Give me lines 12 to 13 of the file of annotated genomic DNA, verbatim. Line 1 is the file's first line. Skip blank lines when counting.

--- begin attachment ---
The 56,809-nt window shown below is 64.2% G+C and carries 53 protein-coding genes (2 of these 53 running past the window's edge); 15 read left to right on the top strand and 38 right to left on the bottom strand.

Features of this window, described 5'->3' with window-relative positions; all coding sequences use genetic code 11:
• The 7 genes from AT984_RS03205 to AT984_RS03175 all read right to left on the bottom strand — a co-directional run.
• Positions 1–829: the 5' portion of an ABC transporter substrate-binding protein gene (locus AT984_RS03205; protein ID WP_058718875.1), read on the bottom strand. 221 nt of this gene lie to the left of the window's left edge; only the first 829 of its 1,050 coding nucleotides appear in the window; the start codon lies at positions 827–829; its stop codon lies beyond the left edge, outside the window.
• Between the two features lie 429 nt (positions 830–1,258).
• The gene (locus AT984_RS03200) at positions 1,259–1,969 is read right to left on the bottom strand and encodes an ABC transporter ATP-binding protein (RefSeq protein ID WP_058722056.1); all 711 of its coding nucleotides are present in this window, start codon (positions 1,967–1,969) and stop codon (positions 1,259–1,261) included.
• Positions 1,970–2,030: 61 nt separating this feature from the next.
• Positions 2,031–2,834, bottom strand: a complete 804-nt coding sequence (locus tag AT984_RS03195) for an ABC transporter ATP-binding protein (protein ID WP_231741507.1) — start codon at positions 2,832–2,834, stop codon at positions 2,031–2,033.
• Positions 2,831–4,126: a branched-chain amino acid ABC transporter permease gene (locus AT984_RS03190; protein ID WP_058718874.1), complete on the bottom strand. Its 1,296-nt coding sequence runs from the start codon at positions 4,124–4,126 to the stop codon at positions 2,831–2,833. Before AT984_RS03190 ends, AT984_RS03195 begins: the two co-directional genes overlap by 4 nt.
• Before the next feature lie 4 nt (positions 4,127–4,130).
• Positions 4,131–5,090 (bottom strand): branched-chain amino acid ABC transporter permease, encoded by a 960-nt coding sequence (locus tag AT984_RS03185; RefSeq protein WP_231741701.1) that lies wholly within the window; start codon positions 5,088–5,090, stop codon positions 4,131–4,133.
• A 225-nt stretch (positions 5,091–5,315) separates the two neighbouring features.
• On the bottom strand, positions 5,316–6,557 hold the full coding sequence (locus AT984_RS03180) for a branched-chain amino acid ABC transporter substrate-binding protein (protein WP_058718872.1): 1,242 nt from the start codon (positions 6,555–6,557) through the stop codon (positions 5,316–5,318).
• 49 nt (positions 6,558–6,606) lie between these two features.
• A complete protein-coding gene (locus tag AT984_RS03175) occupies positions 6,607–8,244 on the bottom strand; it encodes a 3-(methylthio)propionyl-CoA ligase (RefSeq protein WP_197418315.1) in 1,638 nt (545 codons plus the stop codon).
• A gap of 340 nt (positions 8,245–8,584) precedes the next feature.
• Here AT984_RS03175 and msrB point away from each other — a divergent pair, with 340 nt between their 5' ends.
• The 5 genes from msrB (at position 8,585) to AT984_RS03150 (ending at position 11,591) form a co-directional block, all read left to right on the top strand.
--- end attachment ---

• A 225-nt stretch (positions 5,091–5,315) separates the two neighbouring features.
• On the bottom strand, positions 5,316–6,557 hold the full coding sequence (locus AT984_RS03180) for a branched-chain amino acid ABC transporter substrate-binding protein (protein WP_058718872.1): 1,242 nt from the start codon (positions 6,555–6,557) through the stop codon (positions 5,316–5,318).